If you live in fear of spilling coffee on your new white sweater or wine on the carpet of your flat, you're not alone.
Chances are you're one of countless Gen Zers who feels lost in the laundry aisle. And cleaning hacks are going viral all over TikTok as "cleaning influencers" wave around the shiny products that promise to leave your home sparkling and fix all your household woes in seconds flat.
But a quick scroll through the app makes me wonder if these are really "hacks" or just this generation learning how to clean.
Tips and tricks for cleaning your shower or sewing on a button are nothing new. They're all the things your parents know how to do, but you never learned before leaving home.
So, here's a roundup of the home hacks you really need to not only survive but live your best domestic life.
How to remove stains
Spilled red wine on your white waffle duvet cover or recently fallen down a muddy hill in your new blue mom jeans? Sums up my week.
But stains don't have to be scary. There are a few things to remember when it comes to successfully removing them. First, don't leave it too long or it will set. Blot the stain with a paper towel, don't rub it in. Use cold water as warm water will set stains, especially protein stains, and don't let them dry. It also pays to check the labels on your clothes before treating stains. And if all else fails, soaking in a bucket of Napisan overnight should do the trick. Most importantly, don't give up if it doesn't come out in the first wash.
For more complicated surfaces like carpet - who wants to pay for a carpet cleaner? - you can even apply vodka to the stain to clean it.
How to sew on a button
If you've ever lost a button on your way out the door to an event, it might pay to get yourself a little emergency sewing kit. All you need is a needle and thread, scissors and a little bit of practice.
To sew on a flat button, tie a knot at the end of your thread by wrapping it around your finger, rolling it off and then pulling it tight. Push the needle through the fabric of your garment until you get to the knot, then position your button where you want it and push the needle through one of the holes.
You can stitch it on in a cross shape by sewing diagonally, or for a button with two holes simply repeat the stitch across a few times. To finish off, wrap your thread around the button several times, creating a loop, then put your needle through and pull tight to secure.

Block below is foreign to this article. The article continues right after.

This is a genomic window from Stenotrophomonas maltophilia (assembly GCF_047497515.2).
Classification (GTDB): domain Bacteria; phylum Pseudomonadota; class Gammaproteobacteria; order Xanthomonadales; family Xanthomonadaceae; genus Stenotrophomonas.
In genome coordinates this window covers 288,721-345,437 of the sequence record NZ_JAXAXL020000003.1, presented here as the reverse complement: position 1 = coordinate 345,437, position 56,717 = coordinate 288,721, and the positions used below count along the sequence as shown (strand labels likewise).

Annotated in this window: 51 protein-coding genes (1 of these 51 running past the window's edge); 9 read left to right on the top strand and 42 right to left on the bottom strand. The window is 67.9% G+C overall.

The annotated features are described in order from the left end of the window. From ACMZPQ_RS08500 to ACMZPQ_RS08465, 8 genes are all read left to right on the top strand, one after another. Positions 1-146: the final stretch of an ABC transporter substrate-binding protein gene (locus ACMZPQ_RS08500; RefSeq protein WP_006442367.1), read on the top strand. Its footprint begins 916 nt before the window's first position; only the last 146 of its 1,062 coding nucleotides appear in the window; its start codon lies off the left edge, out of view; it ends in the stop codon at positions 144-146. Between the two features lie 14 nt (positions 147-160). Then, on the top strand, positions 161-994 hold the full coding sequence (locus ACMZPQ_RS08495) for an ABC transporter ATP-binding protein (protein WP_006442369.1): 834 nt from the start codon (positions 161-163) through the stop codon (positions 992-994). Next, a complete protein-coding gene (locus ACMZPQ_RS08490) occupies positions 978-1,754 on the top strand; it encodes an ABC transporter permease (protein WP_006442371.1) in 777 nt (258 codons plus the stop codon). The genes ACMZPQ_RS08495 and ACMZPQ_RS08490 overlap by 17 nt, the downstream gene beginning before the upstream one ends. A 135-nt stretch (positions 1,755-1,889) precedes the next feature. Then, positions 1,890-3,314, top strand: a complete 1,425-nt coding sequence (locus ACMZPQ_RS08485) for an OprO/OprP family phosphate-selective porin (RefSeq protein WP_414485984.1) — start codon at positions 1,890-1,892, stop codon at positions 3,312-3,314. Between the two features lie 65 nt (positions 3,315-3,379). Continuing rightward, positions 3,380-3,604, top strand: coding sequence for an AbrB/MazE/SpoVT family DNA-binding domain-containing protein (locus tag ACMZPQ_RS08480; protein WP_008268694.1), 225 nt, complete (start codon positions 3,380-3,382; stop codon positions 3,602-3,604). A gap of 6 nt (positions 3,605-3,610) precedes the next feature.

How to clean a stubborn pan
If you've recently managed to burn some soup on the bottom of a saucepan, it's tempting to take a scouring pad in hand and go to town, but you don't want to ruin the protective coating on the pan.
Instead, cover the burnt parts with baking soda, adding a bit of hot water to make a paste. Scrunch up some tinfoil and scrub it over the stains until clean, then rinse with warm soapy water.
How to clean your shower
The shower. That haven of cleanliness that sometimes isn't so clean. Soap scum and water drops build up over time, the drain gets clogged with hair.
But you don't need an expensive chemical cleaner to scrub away the grime. All you need is a humble bottle of dishwashing liquid, a scrubbing brush, and a good playlist. You can also use a dish brush to get in all the nooks and crannies.
Just make sure you don't use the same one for your dishes that you do for your shower.
How to clean white shoes
The white sneaker trend is here to stay - so chances are you need a way to keep them clean. We're on our feet from dawn till dusk and often don't realise how grubby our shoes are until we get a fresh new pair. But it turns out there are countless ways to clean them.
Different methods work for different shoe fabrics. So for white canvas shoes like Chucks, remove the shoelaces and use a soft toothbrush to scrub off any loose dirt. Then mix 3 Tbsp of baking soda with 1 Tbsp of white vinegar to form a paste. Apply with the toothbrush all over the shoes, scrubbing to remove stains, and allow to harden on the shoes. When it's dry, brush off the baking soda and use a soft cloth or paper towel to wipe off the rest.
To clean leather shoes, dip a toothbrush into a mixture of dishwashing liquid and warm water and gently scrub the shoes all over. Wipe clean with a damp cloth, then stuff them with paper towels to maintain the shape of the shoes and absorb moisture.
You can also pop the laces in a snap-lock bag with a little bit of bleach and hot water, soak for as long as you want then add them to your next white laundry load.
How to clean jewellery
If you have staple jewellery items you wear every day, they're probably due for a clean. To thoroughly clean bracelets, rings or necklaces, you can soak them in a dishwashing liquid and warm water solution for five minutes, then use a soft toothbrush to gently clean away dirt before thoroughly rinsing.
Silver cleaner is best for silver jewellery, and a drop of toothpaste will help restore shine. Wipe off with a soft cloth.
How to clean make-up brushes
Your make-up brushes could do with a clean more often than you realise, what with all the buildup from your make-up products. Here's how to do it so your brushes won't lose their shape. And the best part? You can use your own shampoo.
Do not soak your brushes: not only will it warp the handle, it can loosen the glue holding the bristles together and you don't want stray brush hairs on your face. Instead, swirl some shampoo on the back of your hand or another surface like a cleansing mat with the brush.
Rinse and re-dip until the bristles are clean. Dry upside down if possible - again, you don't want the water to run into the brush handle.